Ledgerwood, Judy. “The Cambodian Tuoul Sleng Museum of Genocidal Crimes: National Narrative.” Museum Anthropology 21, no. 1 (1997).
Ly, Boreth. “Of Performance and the Persistent Temporality of Trauma: Memory, Art, and Visions.” Positions: East Asia Cultures Critique 16, no. 1 (2008): 109–30.
Thompson, Ashley. “Forgetting to Remember, Again: On Curatorial Practice and ‘Cambodian Art’ in the Wake of Genocide.” Diacritics 41, no. 2 (2013): 82–109.
Uk, Krisna. “Aesthetic Forms of Post-Conflict Memory.” In Interactions with a Violent Past: Reading Post-Conflict Landscapes in Cambodia, Laos, and Vietnam, edited by Oliver Tappe and Vatthana Pholsena. Baltimore, Maryland: Project Muse, 2013.
Um, Khatharya. “Exiled Memory: History, Identity, and Remembering in Southeast Asia and Southeast Asian Diaspora.” Positions 20, no. 3 (June 20, 2012): 831–50.
This week’s readings center on museums and the curation of memory. Silke Arnolde-de Simine examines new trends in museum and memory studies and demonstrates the challenges of contemporary museums to represent a broad social or political consensus of memory with a respect to diverse heritages and traumatic individual and collective experiences. Arnold-de Simine highlights the primary critiques of museums to decontextualize living traditions, alienate people from their past, disseminate hegemonical national narratives, instrumentalize bodies of knowledge, and to commodify culture and history. These critiques underlie recent trends to develop alternative forms of memory making and curation seen in the other articles. How do we facilitate inclusive processes of memorialization without objectifying experiences and trivializing objects of ‘authentic’ trauma’?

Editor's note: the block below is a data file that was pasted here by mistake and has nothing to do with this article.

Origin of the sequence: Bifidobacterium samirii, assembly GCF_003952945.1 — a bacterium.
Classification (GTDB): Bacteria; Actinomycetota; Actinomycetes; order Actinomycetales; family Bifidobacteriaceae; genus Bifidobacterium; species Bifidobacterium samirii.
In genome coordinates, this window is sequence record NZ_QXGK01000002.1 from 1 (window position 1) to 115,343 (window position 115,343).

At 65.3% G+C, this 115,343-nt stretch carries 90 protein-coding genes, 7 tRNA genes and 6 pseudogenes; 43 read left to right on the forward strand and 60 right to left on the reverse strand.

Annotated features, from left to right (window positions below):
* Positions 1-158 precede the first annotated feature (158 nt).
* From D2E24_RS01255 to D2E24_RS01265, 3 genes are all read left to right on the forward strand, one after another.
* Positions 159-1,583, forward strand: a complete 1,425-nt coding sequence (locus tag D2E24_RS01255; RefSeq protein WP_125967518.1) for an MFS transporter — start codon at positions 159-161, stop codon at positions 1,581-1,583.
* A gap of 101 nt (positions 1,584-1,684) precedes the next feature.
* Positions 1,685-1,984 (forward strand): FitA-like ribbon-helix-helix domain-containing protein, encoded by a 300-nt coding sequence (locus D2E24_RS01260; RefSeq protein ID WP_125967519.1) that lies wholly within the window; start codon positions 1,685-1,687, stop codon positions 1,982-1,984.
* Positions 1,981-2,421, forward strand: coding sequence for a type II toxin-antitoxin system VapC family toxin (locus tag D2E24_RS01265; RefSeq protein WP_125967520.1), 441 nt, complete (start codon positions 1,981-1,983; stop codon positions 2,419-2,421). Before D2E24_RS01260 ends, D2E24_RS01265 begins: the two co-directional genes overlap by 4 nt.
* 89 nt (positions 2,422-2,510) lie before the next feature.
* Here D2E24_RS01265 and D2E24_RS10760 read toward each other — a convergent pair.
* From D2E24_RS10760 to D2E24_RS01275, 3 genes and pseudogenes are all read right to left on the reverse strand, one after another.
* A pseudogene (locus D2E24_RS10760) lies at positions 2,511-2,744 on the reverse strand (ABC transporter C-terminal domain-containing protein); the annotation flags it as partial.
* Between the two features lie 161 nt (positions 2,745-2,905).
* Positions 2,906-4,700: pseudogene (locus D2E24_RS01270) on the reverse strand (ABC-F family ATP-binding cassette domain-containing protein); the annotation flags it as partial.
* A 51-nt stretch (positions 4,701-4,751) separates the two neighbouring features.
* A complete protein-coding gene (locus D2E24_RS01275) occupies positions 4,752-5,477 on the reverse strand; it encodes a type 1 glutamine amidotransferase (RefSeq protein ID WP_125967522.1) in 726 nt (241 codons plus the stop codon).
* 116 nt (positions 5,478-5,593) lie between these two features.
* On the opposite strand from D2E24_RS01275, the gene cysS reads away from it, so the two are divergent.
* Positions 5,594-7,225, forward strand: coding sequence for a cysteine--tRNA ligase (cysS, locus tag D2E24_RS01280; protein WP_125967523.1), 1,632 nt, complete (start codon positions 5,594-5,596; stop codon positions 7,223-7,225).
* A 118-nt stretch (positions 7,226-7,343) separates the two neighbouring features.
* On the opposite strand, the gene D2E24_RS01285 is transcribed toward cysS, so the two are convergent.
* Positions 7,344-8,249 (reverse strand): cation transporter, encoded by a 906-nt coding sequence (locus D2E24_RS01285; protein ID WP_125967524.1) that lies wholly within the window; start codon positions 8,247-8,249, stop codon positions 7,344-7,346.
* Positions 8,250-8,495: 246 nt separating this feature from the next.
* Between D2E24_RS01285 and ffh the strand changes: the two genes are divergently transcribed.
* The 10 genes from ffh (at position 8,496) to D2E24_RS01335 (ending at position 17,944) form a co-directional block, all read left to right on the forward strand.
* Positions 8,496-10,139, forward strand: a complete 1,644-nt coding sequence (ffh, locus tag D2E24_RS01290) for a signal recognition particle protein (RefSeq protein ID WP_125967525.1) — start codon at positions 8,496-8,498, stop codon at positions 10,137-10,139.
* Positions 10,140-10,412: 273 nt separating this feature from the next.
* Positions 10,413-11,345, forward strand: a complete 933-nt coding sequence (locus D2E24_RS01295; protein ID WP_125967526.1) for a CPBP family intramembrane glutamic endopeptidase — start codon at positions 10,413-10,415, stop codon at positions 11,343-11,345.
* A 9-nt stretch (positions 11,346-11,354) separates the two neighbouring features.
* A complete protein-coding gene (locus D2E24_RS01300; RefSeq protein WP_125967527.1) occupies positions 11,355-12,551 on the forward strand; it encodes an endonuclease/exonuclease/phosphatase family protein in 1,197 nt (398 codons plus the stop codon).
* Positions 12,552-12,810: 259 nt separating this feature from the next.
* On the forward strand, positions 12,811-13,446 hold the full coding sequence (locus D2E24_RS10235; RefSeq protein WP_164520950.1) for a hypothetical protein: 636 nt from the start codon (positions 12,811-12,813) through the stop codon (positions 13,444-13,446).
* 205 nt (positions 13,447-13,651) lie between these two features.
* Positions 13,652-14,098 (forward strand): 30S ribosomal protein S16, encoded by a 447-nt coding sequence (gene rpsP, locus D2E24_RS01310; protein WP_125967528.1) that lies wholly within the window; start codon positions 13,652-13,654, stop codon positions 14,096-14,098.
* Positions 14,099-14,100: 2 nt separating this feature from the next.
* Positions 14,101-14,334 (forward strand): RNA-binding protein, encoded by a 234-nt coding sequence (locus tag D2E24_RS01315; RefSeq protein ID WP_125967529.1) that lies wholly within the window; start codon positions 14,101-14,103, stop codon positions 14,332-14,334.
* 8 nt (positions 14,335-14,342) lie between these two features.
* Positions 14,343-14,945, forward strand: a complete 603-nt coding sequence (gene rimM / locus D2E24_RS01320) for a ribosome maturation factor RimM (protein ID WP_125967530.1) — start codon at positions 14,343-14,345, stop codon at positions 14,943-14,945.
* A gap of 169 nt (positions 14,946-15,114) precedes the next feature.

Arnold-de Simine explains how museums function as public educators but are tasked with the impossible balancing act of “providing a secure environment in which people can encounter difficult histories, of passing on marginalized memories without alienating their visitors and of reflecting a flux of identities but nevertheless distilling the heterogeneity of their visitors’ experiences and attitudes into a consensual discourse around discernible core values and sensibilities.” (Arnold-de Simine, 9) This attention to visitor’s experiences aligns with Walter Benjamin’s analogy of memory as excavation and archaeology. By shifting the attention from ‘what’ is uncovered as an object of historical positivistic truth to the ‘process’ of excavation of memories, Benjamin reveals the active and participatory process of memorialization. However, his analogy is a bit disjunctive since archaeology often privileges the found object as expression of past realities. This connects with Arnold-de Simine’s commentary on the veneration of ‘authentic’ and iconic objects of memory within museums.